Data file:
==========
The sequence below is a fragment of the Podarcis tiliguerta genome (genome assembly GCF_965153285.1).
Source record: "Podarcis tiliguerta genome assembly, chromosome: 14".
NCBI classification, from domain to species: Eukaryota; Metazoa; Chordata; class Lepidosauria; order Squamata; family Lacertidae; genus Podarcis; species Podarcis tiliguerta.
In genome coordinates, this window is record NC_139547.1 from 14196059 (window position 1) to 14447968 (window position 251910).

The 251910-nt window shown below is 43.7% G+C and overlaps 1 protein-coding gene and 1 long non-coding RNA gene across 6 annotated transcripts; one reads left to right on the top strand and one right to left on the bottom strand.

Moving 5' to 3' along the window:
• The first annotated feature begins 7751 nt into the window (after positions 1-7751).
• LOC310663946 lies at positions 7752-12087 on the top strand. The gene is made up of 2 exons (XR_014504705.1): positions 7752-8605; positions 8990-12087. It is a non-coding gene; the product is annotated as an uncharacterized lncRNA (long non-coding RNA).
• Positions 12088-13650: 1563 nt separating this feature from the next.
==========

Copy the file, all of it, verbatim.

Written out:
The sequence below is a fragment of the Podarcis tiliguerta genome (genome assembly GCF_965153285.1).
Source record: "Podarcis tiliguerta genome assembly, chromosome: 14".
NCBI classification, from domain to species: Eukaryota; Metazoa; Chordata; class Lepidosauria; order Squamata; family Lacertidae; genus Podarcis; species Podarcis tiliguerta.
In genome coordinates, this window is record NC_139547.1 from 14196059 (window position 1) to 14447968 (window position 251910).

The 251910-nt window shown below is 43.7% G+C and overlaps 1 protein-coding gene and 1 long non-coding RNA gene across 6 annotated transcripts; one reads left to right on the top strand and one right to left on the bottom strand.

Moving 5' to 3' along the window:
• The first annotated feature begins 7751 nt into the window (after positions 1-7751).
• LOC310663946 lies at positions 7752-12087 on the top strand. The gene is made up of 2 exons (XR_014504705.1): positions 7752-8605; positions 8990-12087. It is a non-coding gene; the product is annotated as an uncharacterized lncRNA (long non-coding RNA).
• Positions 12088-13650: 1563 nt separating this feature from the next.